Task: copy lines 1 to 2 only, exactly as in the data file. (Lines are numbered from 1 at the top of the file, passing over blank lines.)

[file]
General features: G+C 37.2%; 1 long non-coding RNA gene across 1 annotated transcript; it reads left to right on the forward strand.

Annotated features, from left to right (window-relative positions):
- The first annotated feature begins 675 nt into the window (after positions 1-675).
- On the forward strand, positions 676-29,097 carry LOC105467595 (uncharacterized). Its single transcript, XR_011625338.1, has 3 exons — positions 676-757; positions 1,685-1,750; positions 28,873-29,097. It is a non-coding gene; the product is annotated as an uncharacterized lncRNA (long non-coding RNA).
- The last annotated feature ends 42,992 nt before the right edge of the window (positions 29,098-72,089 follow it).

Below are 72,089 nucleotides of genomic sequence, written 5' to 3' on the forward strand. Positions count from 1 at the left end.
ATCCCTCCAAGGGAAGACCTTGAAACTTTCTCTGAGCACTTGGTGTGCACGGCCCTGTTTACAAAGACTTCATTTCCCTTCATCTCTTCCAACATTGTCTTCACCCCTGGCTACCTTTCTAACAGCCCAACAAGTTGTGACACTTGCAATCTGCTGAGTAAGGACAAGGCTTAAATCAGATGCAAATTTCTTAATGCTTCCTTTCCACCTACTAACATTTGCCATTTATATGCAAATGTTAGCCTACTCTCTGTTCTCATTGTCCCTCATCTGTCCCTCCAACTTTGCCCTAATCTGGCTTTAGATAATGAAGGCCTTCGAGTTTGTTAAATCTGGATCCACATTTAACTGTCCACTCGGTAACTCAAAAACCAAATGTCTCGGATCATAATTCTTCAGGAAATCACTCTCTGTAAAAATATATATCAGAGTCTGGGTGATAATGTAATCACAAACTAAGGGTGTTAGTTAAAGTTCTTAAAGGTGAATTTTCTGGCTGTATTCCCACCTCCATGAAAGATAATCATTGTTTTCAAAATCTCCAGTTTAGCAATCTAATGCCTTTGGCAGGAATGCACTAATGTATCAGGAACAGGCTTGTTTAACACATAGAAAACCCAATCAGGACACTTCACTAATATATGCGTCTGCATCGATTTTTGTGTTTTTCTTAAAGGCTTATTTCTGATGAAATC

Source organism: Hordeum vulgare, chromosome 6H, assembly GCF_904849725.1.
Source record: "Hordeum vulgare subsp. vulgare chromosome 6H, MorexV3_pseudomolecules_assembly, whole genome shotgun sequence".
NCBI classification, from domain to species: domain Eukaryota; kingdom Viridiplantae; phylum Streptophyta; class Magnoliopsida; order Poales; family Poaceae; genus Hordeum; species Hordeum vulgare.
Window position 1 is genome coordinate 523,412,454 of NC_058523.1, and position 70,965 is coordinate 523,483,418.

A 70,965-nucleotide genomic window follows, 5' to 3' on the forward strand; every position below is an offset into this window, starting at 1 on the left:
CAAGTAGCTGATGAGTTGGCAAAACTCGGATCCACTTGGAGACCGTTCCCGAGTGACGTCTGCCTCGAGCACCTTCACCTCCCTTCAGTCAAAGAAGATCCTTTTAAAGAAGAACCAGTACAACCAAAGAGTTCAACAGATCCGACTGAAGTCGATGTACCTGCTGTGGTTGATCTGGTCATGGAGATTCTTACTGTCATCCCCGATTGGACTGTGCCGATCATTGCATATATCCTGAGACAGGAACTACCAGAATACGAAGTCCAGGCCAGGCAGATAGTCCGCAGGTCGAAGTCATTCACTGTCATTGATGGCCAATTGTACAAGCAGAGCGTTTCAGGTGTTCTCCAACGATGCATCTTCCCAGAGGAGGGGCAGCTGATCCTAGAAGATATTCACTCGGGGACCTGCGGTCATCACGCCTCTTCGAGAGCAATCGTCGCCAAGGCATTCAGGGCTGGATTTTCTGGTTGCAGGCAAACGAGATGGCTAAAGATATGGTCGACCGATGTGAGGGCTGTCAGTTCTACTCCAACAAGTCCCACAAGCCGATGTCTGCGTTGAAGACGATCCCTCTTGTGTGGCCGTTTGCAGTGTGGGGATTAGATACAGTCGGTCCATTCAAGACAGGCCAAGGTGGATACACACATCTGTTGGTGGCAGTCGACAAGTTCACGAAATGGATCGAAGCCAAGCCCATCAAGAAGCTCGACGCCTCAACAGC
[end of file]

General features: G+C 37.2%; 1 long non-coding RNA gene across 1 annotated transcript; it reads left to right on the forward strand.

Annotated features, from left to right (window-relative positions):